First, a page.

Wednesday, October 21, 2015

What-Cha: China Fujian Anxi 2008 Heavy Roasted Tie Guan Yin Oolong Tea in Bitter Melon, A Tea Review

Ben bought me a small present that is on its way, a triple pack of flash diffusers for my camera, woo! I know, you are thinking (like I did about a year ago actually, before the flash on my old camera proved itself weak and sad) 'why not just make one yourself like you did last time?' Well, mainly it is laziness (totally copping to it) the other is the triple pack comes in colors and I am curious, yellow light, blue light, and white light flash diffusers, how will they compare to the handmade one I have stuffed in my desk? Plus, these are made of plastic that clips on, meaning it is less likely to break in my purse or get turned into an impromptu cat toy (so many handmade diffusers were lost that way) and conveniently they were cheaper than a loaf of my fancy gluten free bread, though less nourishing I imagine.

Oolong week continues! If you were like me and plastered to the blogs, Instagrams, and Twitters of those lucky Tea Bloggers at the World Tea Expo this year, you might have heard the collective excitement over aged Oolong in a certain fruit, granted theirs came from a different year and vendor, but when I saw that What-Cha had China Fujian Anxi 2008 Heavy Roasted Tie Guan Yin Oolong Tea in Bitter Melon I knew I had to give it a go. That was a couple of months ago, my sample languished in the sample box, waiting for the right time to be tasted...and it was the persistence of this tea popping up everywhere that finally made me break down and try it. It kept showing up on tea groups I am in, on IG, the Lazy Literatus himself covered it...I gave into the siren's call and tried my best to keep my expectations and excitement at bay, nothing ruins a tea quite like it not living up to the self create hype from researching it. First off, what the heck is a bitter melon? Ok I do know what these are, but in the joy of sharing knowledge, allow me to explain what they are. Momodorica charantia, or as I am more familiar with them as, Ku Gua, see I know them from Traditional Chinese Medicine, it is a cooling herb and I drank a particularly nasty brew of cooling herbs with this fruit (and root) in it, specifically to help cool down my lungs and skin. Though fun side fact, cooked melon slices in a soup were given to children to help combat malaria, yay for medicinal stuff! Of course it is also a food, though you have to use it in moderation because it can land you on the toilet for a not so fun adventure.

Now that I have the gourd out of the way, time for the tea! I admit I spent a bit of time just admiring the leaves, very tightly curled and seriously stuffed into that gourd slice, kinda glad I only got the sample this time because I imagine it is a pain to get the tea out of a whole melon! The aroma is all sorts of funky fun, sour pickled plums, loam, old wet coals, dry wood, smoke, and a medicinal pungency. It takes the familiar smoky earthiness of an aged roasted Tie Guan Yin and gives it a serious sourness from the melon, I can say that sniffing this tea is a real wake up to the nose.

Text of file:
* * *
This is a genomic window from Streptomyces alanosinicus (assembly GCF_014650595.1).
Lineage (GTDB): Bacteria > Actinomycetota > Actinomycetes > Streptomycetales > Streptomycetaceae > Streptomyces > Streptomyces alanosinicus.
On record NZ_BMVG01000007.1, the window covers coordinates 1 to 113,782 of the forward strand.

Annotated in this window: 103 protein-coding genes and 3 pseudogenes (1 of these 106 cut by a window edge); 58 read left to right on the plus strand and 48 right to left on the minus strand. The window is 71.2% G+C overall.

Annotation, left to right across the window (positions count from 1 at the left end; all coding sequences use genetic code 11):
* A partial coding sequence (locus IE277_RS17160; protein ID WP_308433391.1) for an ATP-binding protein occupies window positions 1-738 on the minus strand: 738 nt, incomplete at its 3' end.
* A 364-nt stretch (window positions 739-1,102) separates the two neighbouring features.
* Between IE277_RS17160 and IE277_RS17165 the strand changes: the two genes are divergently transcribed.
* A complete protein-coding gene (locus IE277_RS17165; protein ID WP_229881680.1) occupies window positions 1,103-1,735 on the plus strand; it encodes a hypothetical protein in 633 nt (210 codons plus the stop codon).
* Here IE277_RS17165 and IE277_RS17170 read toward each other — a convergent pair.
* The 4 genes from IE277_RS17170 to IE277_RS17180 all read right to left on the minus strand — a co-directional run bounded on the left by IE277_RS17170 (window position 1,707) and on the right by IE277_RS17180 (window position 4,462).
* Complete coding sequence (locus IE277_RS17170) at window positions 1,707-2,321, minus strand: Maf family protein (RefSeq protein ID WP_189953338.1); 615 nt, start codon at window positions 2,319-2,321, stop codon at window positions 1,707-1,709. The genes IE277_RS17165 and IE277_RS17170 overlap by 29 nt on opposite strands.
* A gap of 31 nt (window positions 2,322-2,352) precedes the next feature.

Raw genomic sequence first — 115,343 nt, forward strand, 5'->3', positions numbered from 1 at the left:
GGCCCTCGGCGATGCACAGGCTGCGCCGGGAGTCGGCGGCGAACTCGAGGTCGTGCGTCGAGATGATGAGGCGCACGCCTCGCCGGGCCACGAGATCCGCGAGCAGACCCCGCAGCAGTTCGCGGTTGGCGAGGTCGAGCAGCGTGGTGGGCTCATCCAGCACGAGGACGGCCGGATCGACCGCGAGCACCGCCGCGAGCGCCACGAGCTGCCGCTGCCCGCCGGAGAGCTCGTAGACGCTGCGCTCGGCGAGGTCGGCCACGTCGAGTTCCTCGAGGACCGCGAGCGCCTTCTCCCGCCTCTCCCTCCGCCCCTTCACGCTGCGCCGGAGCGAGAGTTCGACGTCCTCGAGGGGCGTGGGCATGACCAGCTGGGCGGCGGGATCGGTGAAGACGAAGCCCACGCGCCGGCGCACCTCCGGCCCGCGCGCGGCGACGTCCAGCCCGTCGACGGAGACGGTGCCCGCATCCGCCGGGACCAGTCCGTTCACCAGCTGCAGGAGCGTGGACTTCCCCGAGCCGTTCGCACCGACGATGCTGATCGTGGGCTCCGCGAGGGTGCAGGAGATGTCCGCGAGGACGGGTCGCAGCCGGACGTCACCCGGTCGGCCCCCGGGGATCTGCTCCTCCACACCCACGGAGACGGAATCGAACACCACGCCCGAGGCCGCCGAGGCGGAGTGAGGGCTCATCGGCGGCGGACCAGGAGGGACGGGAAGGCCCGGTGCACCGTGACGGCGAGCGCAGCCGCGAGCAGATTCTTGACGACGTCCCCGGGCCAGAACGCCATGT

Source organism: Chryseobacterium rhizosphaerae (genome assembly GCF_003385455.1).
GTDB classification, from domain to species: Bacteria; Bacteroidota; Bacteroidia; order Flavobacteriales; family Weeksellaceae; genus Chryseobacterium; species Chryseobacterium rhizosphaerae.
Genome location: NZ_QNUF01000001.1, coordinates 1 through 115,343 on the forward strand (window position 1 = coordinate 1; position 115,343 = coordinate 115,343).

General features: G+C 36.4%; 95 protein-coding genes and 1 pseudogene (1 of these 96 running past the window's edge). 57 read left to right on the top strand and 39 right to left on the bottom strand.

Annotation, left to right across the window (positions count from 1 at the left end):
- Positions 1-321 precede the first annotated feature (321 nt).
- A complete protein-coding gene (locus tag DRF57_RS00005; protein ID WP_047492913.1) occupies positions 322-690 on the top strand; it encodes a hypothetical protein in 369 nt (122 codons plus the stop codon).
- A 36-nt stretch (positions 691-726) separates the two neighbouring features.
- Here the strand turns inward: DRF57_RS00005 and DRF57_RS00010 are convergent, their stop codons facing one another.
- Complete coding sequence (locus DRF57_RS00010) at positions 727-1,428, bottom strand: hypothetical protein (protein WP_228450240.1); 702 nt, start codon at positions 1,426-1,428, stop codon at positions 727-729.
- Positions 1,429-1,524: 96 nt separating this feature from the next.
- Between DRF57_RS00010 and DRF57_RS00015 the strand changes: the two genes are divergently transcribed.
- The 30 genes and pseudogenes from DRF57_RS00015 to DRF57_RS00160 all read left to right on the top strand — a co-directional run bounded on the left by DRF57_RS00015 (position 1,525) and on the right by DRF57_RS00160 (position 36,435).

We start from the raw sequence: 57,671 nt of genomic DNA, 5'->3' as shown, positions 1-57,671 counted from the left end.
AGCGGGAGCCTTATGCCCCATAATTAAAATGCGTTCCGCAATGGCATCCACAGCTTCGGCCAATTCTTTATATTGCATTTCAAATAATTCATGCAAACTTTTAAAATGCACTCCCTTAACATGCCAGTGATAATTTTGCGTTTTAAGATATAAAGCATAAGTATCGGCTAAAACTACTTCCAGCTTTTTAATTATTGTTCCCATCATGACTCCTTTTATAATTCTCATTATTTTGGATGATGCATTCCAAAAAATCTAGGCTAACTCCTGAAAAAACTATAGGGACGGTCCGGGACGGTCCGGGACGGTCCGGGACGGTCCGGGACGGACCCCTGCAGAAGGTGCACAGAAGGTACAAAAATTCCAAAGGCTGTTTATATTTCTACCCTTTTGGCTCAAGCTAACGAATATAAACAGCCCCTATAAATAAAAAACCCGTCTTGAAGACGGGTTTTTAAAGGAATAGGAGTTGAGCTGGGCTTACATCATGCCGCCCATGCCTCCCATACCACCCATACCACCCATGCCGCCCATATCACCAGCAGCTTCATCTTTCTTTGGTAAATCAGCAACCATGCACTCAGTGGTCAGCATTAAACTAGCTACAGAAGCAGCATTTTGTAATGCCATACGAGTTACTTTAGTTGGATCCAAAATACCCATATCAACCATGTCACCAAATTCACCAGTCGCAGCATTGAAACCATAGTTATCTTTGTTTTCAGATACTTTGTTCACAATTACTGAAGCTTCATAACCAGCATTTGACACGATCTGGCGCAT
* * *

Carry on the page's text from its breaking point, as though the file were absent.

Into the gaiwan it goes! I was going to use my roasted Yixing pot, but decided to go gaiwan for mysterious me reasons. The aroma of the ever so slightly unfurled leaves hilariously to me smells like sweet and sour plum sauce, as a kid I kinda had an addiction to that stuff and would get a jar of it and binge on wontons dipped in it while simultaneously binging on Super Mario or Zelda. Under the plum sauce is prunes adding sweetness, loam, and smoke...it is really weird but not unpleasant at all. The liquid is sweet, roasted plums, stewed prunes, and smoldering coals. Not too potent, mellow and sweet.

The tea starts out pretty mild, very smooth and...wait...I take it back, it is not mild at all! It really does start mild like prunes and plums, and then build in intensity. Adding notes of loam and coals with a strong honey drenched prune note that lingers well into the aftertaste. I don't really notice the bitter melon yet, more the mellow sweetness of a roasted, aged TGY.

The second steep's aroma brings the sweet roasted plums and sour pickled plums (mmm umeboshi) with strong notes of roast and loam. The taste is a great deal more intense this time, starting with strong plums and prunes with a nice burst of loam. At the middle there is a slightly sour, pungent medicinal taste that signals the arrival of the bitter melon's contribution to the tea. Towards the end it goes to honey sweet and it lingers for so very long.

I went on for quite a few more steeps, the taste didn't really change much after the second steep, until around steep seven, then it was just loam and mineral. Even though it does not change much, and it is not too terribly nuanced, it really shines in the Qi department. I found myself getting a bit tea stoned off this brew, I was relaxed, giggly and floaty...and next thing I knew I had spent hours playing Minecraft, oblivious to the passage of time. I have enough of my sample left for one more session, and I am saving that beasty for a day when I need to get lost in a powerful Qi.

No comments:

Post a Comment

Note: Only a member of this blog may post a comment.